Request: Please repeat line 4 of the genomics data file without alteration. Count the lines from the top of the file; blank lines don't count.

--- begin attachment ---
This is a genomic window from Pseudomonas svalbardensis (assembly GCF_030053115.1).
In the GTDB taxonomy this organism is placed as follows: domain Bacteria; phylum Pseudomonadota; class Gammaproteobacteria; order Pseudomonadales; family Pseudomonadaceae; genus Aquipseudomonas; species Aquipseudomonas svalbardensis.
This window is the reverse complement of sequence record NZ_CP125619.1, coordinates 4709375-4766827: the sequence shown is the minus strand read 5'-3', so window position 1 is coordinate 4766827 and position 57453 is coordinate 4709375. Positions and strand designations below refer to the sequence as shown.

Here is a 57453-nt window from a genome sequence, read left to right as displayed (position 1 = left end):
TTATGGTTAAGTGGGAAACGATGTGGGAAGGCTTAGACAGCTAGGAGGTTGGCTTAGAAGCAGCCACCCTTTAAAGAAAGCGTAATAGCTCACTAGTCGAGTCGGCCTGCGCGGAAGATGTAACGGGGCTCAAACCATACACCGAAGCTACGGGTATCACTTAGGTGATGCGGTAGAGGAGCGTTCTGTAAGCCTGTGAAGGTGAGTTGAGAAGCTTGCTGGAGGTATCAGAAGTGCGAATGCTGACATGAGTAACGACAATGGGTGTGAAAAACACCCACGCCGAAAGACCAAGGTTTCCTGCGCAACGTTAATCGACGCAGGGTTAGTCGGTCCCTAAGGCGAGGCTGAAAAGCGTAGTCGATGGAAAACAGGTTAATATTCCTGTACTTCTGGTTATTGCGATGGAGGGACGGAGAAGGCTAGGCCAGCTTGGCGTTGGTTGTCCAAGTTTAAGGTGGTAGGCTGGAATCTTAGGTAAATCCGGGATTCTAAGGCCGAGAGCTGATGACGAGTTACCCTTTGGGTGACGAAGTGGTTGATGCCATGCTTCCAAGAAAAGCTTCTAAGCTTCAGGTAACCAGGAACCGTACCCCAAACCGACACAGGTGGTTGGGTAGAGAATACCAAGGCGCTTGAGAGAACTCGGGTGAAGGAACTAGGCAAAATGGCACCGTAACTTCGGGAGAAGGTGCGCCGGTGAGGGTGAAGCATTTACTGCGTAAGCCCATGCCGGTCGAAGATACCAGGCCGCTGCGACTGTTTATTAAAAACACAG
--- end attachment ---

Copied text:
Here is a 57453-nt window from a genome sequence, read left to right as displayed (position 1 = left end):